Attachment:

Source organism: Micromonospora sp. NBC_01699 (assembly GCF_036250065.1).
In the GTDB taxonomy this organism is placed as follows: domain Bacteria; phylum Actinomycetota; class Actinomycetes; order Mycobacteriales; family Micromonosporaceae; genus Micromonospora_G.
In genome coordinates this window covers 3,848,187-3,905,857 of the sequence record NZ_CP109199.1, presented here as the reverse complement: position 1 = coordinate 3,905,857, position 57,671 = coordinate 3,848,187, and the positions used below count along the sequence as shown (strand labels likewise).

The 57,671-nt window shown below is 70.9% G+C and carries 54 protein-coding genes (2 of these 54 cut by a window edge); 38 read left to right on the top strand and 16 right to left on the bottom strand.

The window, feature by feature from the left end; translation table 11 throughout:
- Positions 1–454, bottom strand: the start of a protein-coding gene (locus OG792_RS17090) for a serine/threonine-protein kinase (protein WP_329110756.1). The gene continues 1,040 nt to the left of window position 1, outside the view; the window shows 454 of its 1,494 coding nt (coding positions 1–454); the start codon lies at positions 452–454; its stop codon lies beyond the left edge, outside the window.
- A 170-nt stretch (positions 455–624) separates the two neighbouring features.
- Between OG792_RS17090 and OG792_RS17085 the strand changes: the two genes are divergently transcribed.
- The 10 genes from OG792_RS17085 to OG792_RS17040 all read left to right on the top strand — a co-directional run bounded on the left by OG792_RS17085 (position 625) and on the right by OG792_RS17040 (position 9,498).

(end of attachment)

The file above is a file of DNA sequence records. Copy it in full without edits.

Source organism: Micromonospora sp. NBC_01699 (assembly GCF_036250065.1).
In the GTDB taxonomy this organism is placed as follows: domain Bacteria; phylum Actinomycetota; class Actinomycetes; order Mycobacteriales; family Micromonosporaceae; genus Micromonospora_G.
In genome coordinates this window covers 3,848,187-3,905,857 of the sequence record NZ_CP109199.1, presented here as the reverse complement: position 1 = coordinate 3,905,857, position 57,671 = coordinate 3,848,187, and the positions used below count along the sequence as shown (strand labels likewise).

The 57,671-nt window shown below is 70.9% G+C and carries 54 protein-coding genes (2 of these 54 cut by a window edge); 38 read left to right on the top strand and 16 right to left on the bottom strand.

The window, feature by feature from the left end; translation table 11 throughout:
- Positions 1–454, bottom strand: the start of a protein-coding gene (locus OG792_RS17090) for a serine/threonine-protein kinase (protein WP_329110756.1). The gene continues 1,040 nt to the left of window position 1, outside the view; the window shows 454 of its 1,494 coding nt (coding positions 1–454); the start codon lies at positions 452–454; its stop codon lies beyond the left edge, outside the window.
- A 170-nt stretch (positions 455–624) separates the two neighbouring features.
- Between OG792_RS17090 and OG792_RS17085 the strand changes: the two genes are divergently transcribed.
- The 10 genes from OG792_RS17085 to OG792_RS17040 all read left to right on the top strand — a co-directional run bounded on the left by OG792_RS17085 (position 625) and on the right by OG792_RS17040 (position 9,498).